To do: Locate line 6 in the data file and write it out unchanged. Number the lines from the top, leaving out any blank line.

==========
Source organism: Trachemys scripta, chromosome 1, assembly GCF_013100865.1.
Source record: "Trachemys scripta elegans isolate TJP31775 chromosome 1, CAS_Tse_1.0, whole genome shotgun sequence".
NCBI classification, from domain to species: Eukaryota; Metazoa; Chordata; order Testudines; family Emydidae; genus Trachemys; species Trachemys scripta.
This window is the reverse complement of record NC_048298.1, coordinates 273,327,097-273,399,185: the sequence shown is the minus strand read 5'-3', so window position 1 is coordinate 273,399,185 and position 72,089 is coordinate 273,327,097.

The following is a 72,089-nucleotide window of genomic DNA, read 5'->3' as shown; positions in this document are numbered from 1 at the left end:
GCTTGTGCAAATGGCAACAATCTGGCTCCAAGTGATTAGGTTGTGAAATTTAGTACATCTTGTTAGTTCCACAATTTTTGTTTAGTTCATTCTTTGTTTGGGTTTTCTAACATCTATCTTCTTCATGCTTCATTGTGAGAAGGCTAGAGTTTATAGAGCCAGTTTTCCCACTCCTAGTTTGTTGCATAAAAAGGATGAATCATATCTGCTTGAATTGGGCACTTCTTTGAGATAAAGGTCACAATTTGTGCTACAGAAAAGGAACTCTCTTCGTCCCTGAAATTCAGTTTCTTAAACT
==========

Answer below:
GCTTGTGCAAATGGCAACAATCTGGCTCCAAGTGATTAGGTTGTGAAATTTAGTACATCTTGTTAGTTCCACAATTTTTGTTTAGTTCATTCTTTGTTTGGGTTTTCTAACATCTATCTTCTTCATGCTTCATTGTGAGAAGGCTAGAGTTTATAGAGCCAGTTTTCCCACTCCTAGTTTGTTGCATAAAAAGGATGAATCATATCTGCTTGAATTGGGCACTTCTTTGAGATAAAGGTCACAATTTGTGCTACAGAAAAGGAACTCTCTTCGTCCCTGAAATTCAGTTTCTTAAACT